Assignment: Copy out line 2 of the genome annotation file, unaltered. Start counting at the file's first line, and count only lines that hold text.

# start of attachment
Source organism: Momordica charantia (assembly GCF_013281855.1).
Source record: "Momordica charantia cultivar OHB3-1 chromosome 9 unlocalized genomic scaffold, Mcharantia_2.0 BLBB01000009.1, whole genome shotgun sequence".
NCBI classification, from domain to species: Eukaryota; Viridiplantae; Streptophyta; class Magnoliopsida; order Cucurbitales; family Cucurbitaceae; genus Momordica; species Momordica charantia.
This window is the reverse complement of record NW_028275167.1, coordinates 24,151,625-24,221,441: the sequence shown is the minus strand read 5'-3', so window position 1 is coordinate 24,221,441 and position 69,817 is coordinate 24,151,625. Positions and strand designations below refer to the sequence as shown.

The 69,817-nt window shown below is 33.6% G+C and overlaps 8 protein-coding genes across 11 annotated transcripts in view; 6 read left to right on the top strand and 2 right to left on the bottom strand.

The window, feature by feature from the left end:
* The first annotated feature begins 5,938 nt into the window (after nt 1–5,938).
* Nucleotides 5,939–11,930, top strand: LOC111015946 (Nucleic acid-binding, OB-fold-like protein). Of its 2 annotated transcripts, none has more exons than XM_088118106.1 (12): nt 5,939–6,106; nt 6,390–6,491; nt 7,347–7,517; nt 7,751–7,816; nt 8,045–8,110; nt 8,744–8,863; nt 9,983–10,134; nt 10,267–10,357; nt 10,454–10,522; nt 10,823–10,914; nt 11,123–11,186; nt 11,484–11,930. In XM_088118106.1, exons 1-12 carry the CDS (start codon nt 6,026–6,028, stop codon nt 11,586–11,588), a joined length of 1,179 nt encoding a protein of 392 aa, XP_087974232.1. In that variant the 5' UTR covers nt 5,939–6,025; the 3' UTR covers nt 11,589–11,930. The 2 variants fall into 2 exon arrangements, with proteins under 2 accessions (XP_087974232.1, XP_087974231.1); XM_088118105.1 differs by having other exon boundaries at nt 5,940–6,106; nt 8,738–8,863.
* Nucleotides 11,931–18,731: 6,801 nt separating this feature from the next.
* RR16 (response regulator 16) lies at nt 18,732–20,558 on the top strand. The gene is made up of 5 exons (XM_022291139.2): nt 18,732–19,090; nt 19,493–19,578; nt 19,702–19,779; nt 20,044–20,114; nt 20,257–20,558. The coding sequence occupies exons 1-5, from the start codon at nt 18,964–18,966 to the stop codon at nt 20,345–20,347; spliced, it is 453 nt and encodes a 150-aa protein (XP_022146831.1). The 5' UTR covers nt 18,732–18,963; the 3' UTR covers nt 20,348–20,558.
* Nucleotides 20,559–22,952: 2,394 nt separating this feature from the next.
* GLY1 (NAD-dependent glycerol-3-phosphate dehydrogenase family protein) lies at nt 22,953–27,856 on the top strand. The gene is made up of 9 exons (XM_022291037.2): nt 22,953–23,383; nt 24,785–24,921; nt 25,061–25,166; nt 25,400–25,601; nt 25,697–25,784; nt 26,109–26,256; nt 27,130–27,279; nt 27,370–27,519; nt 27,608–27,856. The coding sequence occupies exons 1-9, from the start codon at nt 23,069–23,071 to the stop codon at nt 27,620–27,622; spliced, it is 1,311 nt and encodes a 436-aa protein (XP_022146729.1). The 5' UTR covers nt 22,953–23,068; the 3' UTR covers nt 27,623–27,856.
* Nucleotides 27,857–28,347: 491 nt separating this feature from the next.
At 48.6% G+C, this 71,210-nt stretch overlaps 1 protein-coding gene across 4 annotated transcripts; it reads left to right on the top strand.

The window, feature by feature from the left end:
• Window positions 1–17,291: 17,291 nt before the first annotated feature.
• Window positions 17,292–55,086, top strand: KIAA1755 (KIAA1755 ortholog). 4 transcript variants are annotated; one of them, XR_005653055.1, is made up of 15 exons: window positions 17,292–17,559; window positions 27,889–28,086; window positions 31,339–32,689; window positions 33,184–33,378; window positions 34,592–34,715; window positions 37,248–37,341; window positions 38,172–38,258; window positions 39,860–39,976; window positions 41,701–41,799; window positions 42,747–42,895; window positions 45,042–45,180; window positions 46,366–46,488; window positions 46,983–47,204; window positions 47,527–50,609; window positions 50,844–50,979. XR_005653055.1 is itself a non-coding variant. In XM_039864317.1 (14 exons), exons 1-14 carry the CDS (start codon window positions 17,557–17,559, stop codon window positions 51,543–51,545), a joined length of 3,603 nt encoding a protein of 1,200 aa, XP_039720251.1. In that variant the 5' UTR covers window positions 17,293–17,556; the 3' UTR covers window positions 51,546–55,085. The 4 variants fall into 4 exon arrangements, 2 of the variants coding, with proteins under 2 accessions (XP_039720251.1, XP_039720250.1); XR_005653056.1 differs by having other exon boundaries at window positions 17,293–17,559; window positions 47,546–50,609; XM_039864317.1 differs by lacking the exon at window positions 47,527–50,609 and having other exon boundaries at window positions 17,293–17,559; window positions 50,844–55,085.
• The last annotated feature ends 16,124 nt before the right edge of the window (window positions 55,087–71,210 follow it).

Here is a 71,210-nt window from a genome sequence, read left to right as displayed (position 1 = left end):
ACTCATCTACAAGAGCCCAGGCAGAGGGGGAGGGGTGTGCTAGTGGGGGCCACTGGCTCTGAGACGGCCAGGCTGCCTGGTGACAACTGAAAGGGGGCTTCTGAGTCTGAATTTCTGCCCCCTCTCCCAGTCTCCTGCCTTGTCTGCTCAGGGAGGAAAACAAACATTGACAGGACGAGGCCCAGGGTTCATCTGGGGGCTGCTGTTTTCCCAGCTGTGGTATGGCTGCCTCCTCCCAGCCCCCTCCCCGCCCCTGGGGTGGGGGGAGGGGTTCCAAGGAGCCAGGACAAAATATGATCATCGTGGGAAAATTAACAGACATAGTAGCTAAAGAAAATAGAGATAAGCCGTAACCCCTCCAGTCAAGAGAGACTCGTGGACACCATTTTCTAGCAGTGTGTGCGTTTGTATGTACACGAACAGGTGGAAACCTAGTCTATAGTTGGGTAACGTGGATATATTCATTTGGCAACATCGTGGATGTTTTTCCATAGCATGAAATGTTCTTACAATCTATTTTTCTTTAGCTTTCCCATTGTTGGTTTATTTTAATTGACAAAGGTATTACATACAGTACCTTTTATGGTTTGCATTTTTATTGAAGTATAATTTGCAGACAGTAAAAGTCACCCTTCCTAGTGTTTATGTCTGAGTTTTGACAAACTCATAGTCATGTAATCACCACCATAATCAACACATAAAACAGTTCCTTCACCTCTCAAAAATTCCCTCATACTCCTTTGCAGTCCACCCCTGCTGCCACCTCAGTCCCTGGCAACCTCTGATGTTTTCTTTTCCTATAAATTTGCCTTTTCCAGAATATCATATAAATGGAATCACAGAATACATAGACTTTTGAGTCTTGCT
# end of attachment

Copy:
Source record: "Momordica charantia cultivar OHB3-1 chromosome 9 unlocalized genomic scaffold, Mcharantia_2.0 BLBB01000009.1, whole genome shotgun sequence".